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Something Falling

It was too quiet, no shrieking. The figure soared downward in silence, the arms stretched out like wings, creating a pale white crucifix form easy to make out even in the frozen gray light of predawn. This jumper did not streamline into a perfect spear for speed like most of them did-rather, this was a swan dive that stretched for seconds before disappearing into the blackness of the chasm.

It was still dark when I’d gotten to the gorge that morning to go for a run on the rim before starting my duty shift. I work at the Bureau of Land Management out of the Taos Field Office as a resource protection agent. My name is Jamaica Wild. Most days, I run at sunset, but on this morning I had awakened early from fitful dreams and couldn’t go back to sleep, so I figured I’d get up and get going. I knew every dip and twist of the trail that skirted along the rim of the jagged crack in the earth’s crust cradling the Rio Grande-the wild torrent of water that gives life to the high desert. To the east, the sun would soon rise over the Sangre de Cristos, an arm of the Rockies that cupped the Taos Valley and sheltered its fragile beauty. And when the butter-colored light was just beginning to melt down the basalt walls of the gorge, I would be returning to my Jeep at the rest area on the west rim, my lungs full of sage-scented oxygen, my body invigorated, my senses satiated with the beauty around me. It seemed like a perfect plan to begin the day.

I had not gone far down the trail when I looked back toward Taos Mountain and noticed activity on the bridge. In the dim light, I saw a lone vehicle stopped in one of the two lanes, next to a small overlook area where pedestrians could step off the sidewalk onto a bumped-out balcony and gaze down into the rift in the earth at the slim silver river below. Two people scurried around, then centered on the back of the vehicle, where they began unloading something with great effort.

I stopped running and jogged in place, watching.

There had been a rash of base and bungee jumping from the bridge lately-extreme sports whose members thrived not only on the rush from the experience, but evidently on the fact that it was illegal to jump here as well. The scoundrels set up under cover of darkness when there was no traffic on the bridge, then waited for first light to take the plunge. The Rio Grande Gorge Bridge is the second-highest cantilever bridge in the United States; its depth of 650 feet to the river, remote location, and extremely light traffic made it a dream venue for this kind of thing.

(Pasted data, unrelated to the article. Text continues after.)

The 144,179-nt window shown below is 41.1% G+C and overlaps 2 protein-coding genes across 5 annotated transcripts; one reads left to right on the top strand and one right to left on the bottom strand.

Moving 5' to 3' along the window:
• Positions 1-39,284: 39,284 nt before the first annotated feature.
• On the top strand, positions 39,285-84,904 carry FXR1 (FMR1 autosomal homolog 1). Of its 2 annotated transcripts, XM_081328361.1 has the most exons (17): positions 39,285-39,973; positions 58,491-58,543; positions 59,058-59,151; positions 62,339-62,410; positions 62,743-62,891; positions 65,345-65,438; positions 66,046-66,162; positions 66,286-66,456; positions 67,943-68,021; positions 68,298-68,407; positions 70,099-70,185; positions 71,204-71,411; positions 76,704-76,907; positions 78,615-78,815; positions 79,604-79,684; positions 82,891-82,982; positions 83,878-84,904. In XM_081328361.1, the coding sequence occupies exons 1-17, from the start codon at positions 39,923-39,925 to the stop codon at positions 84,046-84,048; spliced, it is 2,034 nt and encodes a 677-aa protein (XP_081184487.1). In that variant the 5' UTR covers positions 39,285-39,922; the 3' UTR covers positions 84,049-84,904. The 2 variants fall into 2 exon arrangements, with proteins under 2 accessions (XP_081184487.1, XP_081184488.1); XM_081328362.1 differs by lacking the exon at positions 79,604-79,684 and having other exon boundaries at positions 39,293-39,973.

They call it practice for suicide. Rip screaming off the tallest structure around into midair and let gravity take over while a tsunami of adrenaline surges through you, producing such a high that you are almost disappointed when the parachute opens or the elastic bungee cord stretches and slows your fall, then springs you back up by your ankle harness.

At first, this was what I thought I was seeing; but this was not what I saw.

Sometimes your senses perceive something so incredible that your mind intervenes and tries to cancel out the incoming information with logic, reason, or experience. When I saw the figure falling, so began a struggle between eyes and mind, between senses and sense, until the clash ignited a flash-bomb of recognition and a snapshot crystallized in my brain, the details etched so vividly that I will never forget them. Blue-white stars flowered the field of dark sky above me even as a penumbra of purple light began to quiver at the top of the mountain range more than ten miles away across the mesa, behind the unfolding scene. An icy draft whistled over the rim of the canyon and rustled the brush, the air dry and mean. The smell of sage and red dirt mixed with the lingering scent of shampoo in my hair. My feet pounded a tempo on the trail as I jogged in place, as if what I witnessed might merely be a temporary detour in my day’s trajectory. There I was: out on the rim, too far away to do anything to change what was happening.

I saw a body on a cross. Falling into the Rio Grande Gorge. And it did not come back up.

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